Global equity markets continue to struggle, with all of the major equity indices ending lower for the week. Europe and Asia underperformed the US, with the currency backdrop playing a huge part in the divergence of returns this year.
Concerns about the momentum behind the global economy continue to dominate the headlines. Declines across many of the major commodities also weighed on markets, the price of a barrel of Brent Crude oil fell -3.28%.
The situation in Greece has resurfaced with the IMF reportedly pushing for debt relief for Greece from other member states. The Greeks need the next tranche of their bailout funds to pay €3.5 billion of debt repayments coming due in July. Negotiations will continue this week.
In Europe, the FTSE Eurofirst 300 Index fell -2.93%. The German DAX index ended the week down -1.68%. Heavily weighted to energy, the UK’s FTSE 100 Index fell -1.86%, as the rally in oil prices faded last week. In the US, the S&P 500 index was down -0.40%.
In Asia, Japan’s Nikkei 225 index continued to fall, dropping -3.36%, as the strengthening yen effects Japanese shares. China’s Hong Kong listed shares underperformed mainland Chinese shares, with the Hang Seng index ending the week down -4.54%.
Government bond yields moved lower across the board last week as markets moved to risk-off mode. The German 10-year bond yield declined 13bps to 0.15%. The UK 10-year yield saw the biggest move, down 18bps to 1.42%, while Japan’s 10-year government bond fell 3bps to -0.11%.
In the US, the key data released on Friday provided additional support for the more dovish members of the US Federal Reserve’s FOMC committee who are reluctant to move ahead with further rate hikes this year. Despite the increase in hourly earnings, the focus was on the 160,000 non-farm payroll jobs added in April, below the consensus estimate of 200,000, with a small revision of the data for the previous two months. The initial reaction in US equity markets was negative, but the major indices retraced losses to end the day in positive territory.
While there are concerns about a loss of momentum behind the global economy, mixed data that will keep the US Federal Reserve from raising rates is being seen as a good thing. There is a preference among many market participants for the Fed be 110% sure that the US economy – and now the global economy since Fed Chair Janet Yellen expressed concerns about global risks in one of her recent FOMC statements – is ready for the next rate hike. The markets are effectively pricing in little chance of a rate hike in June, and it is now little less than a flick of a coin whether we will see a rate hike at all in 2016.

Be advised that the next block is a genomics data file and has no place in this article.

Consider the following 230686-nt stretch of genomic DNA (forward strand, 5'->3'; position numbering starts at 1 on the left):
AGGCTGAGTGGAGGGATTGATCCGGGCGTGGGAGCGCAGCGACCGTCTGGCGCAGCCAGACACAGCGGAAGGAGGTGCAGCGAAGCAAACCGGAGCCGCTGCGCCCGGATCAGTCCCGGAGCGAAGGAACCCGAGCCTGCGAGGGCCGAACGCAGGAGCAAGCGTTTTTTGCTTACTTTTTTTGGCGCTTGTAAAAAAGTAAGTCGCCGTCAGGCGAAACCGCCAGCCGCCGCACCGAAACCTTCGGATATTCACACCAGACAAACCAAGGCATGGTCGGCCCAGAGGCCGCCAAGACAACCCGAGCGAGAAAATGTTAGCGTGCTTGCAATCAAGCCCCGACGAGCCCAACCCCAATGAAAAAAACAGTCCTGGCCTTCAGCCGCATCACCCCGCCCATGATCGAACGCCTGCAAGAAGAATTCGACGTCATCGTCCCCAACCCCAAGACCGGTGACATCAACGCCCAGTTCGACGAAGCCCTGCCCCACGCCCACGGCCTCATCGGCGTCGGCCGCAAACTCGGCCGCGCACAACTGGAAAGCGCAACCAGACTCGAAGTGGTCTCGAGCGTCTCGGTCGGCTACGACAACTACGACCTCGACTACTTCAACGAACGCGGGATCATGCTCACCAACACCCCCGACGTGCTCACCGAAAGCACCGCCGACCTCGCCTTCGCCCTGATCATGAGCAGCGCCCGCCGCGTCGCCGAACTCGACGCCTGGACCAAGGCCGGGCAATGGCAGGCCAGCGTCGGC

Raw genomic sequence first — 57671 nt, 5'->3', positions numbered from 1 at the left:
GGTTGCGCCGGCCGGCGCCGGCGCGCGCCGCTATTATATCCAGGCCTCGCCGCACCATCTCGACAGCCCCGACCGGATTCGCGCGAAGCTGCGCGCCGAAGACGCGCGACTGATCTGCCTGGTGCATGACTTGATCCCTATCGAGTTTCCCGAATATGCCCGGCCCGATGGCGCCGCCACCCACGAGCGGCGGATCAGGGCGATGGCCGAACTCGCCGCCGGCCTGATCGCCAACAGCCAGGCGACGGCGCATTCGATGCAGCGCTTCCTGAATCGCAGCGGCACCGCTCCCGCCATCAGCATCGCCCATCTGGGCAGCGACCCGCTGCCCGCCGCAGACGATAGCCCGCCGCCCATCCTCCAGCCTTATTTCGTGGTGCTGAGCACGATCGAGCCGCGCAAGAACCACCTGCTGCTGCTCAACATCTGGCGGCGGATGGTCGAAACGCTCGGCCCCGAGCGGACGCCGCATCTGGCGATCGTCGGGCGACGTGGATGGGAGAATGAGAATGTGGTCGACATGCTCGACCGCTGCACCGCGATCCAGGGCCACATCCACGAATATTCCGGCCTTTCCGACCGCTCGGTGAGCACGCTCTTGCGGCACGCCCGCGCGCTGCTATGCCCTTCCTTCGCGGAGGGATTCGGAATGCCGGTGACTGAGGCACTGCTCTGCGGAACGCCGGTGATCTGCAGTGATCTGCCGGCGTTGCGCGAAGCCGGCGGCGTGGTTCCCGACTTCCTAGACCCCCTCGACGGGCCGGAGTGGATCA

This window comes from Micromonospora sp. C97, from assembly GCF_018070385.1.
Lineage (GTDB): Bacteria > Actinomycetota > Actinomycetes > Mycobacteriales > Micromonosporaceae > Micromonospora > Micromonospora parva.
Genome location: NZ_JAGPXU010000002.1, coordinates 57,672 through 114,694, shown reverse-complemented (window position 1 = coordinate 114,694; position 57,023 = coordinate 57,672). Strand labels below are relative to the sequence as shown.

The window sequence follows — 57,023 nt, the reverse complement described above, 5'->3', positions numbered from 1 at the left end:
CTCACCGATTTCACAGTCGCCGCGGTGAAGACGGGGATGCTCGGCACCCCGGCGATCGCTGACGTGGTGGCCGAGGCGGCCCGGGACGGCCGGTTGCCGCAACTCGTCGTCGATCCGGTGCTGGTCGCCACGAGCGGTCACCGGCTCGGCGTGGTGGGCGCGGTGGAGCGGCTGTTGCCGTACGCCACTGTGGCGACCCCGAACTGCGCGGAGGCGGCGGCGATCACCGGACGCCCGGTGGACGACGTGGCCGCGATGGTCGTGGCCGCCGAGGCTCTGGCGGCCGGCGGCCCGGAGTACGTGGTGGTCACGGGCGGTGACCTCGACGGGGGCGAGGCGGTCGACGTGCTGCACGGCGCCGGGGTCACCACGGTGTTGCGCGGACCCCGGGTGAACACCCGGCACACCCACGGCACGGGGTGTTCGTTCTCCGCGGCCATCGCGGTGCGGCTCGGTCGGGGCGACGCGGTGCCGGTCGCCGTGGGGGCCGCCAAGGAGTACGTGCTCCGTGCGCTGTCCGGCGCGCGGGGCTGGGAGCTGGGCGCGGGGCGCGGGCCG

On Tuesday the European Commission released the “Spring 2016 Economic Forecast”, downgrading their outlook for growth and inflation in the Eurozone. While the 2016 GDP forecast was cut marginally to 1.6%, from 1.7% in February, their inflation forecast was slashed from 0.5% to 0.2%.
“External price pressure is also weak due to the slight appreciation of the euro and overcapacities in several emerging market economies that are holding back global producer prices. At the same time, core inflation has so far failed to show an upward trend, as moderate economic growth and subdued wage developments have kept a lid on domestic price dynamics. Inflation in the euro area is therefore set to remain very low for longer than previously forecast and the projection for inflation in 2016 has been revised downward to 0.2%.”
Remember, the European Central Bank’s (ECB) mandate is driven by an inflation target of 2%. This is why Super Mario Draghi has pursued more aggressive monetary policy, entering the realm of quantitative easing (QE), despite German opposition. However, inflation expectations continue to fall in the Eurozone. The argument is that made the situation would be much worse if central banks did nothing. Since we can only speculate on the alternative, it is an argument which only has one winner. Hence, why we are likely to see the ECB and other central banks continue to experiment with monetary policy.
The Eurogroup of finance ministers will meet on Monday, with Greece high on the agenda. After last week’s weaker than expected jobs report in the US, retail sales on Friday will be keenly watched. The second estimate of first quarter GDP for the Eurozone is released the same day.
On the monetary policy front, the Bank of England (BOE) will hold their monetary policy meeting, with no change in policy expected. The Bank of England will also release the minutes from the previous meeting and the latest quarterly Inflation Report, which sets out detailed economic analysis and inflation projections used in the decision making process when setting monetary policy.
The US elections are heating up and it looks increasingly likely that ‘The Donald’ will be the Republican nominee, much to the ire of many staunch Republicans. For them, the choice between Donald Trump and the likely Democrat nominee, Hilary Clinton, is akin to the choice which faced Gary Neville back in 2014 when Liverpool and Manchester City were vying for the Premier League title. “It’s like having a choice of two blokes to nick your wife”. The clip never gets old, click for link>>>.
Equality of pay remains a contentious issue. For a more light hearted perspective on this issue on a Monday morning, check out this video excerpt from a TED talk by “Frans” de Waal, PhD, a Dutch primatologist and ethologist. Click for link>>>